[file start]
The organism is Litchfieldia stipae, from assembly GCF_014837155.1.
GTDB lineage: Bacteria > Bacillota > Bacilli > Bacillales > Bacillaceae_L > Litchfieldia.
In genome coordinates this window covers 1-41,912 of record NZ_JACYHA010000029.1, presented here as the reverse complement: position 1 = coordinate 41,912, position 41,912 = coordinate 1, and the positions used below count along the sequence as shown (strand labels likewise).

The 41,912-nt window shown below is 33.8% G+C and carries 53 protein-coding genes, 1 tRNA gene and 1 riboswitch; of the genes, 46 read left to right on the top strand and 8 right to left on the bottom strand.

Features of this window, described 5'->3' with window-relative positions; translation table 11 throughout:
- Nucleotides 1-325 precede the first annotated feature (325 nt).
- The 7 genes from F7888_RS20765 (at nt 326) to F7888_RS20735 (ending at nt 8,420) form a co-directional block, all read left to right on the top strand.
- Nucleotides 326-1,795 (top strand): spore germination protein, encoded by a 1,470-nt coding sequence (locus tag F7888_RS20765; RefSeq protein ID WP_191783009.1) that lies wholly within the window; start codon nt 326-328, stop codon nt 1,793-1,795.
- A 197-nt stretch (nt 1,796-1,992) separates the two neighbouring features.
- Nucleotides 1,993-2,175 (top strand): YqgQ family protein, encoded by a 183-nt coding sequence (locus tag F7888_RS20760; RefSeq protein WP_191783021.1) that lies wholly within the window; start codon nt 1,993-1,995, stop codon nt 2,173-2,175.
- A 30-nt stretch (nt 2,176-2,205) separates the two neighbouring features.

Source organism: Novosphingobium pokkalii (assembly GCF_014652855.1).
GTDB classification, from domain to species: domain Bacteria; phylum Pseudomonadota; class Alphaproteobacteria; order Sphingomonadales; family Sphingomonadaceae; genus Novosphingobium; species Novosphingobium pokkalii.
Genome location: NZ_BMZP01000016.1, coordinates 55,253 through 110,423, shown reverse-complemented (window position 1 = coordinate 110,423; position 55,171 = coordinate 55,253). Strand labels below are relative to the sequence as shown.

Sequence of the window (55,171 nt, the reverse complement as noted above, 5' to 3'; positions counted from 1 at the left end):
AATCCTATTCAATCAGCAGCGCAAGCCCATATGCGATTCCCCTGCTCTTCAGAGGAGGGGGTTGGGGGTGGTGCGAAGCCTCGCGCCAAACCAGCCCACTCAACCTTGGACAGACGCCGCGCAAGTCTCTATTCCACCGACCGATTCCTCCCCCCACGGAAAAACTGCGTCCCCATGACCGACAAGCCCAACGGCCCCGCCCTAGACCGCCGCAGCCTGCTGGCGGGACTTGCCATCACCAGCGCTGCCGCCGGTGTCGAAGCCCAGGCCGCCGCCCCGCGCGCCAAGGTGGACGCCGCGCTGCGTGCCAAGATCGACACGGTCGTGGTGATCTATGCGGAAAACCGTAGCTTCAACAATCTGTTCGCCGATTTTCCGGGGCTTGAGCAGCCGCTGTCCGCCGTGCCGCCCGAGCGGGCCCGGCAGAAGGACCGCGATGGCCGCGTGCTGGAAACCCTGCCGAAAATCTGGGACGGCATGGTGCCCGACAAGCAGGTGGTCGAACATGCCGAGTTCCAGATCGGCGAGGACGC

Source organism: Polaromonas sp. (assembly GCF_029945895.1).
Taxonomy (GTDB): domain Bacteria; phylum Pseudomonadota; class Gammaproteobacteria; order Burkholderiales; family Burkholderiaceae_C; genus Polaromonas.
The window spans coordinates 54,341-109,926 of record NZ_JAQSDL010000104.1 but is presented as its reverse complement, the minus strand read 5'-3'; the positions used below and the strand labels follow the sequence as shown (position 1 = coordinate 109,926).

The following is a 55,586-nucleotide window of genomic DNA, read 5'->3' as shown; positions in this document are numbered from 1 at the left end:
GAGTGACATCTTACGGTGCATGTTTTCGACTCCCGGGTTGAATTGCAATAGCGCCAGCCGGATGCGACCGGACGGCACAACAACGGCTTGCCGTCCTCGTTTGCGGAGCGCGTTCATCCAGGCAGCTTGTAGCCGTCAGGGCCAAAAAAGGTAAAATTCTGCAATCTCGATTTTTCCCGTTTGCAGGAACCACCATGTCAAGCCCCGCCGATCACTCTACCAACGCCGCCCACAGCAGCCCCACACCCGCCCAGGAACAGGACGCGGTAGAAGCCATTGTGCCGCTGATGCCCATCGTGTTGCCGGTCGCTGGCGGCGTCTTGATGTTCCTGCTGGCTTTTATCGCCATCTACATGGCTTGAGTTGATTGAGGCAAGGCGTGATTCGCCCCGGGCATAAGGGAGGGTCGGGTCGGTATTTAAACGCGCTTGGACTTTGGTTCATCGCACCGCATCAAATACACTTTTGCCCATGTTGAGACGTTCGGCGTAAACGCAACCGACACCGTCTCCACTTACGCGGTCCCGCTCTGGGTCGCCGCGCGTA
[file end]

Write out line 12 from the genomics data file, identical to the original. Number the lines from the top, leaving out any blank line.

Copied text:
Source organism: Novosphingobium pokkalii (assembly GCF_014652855.1).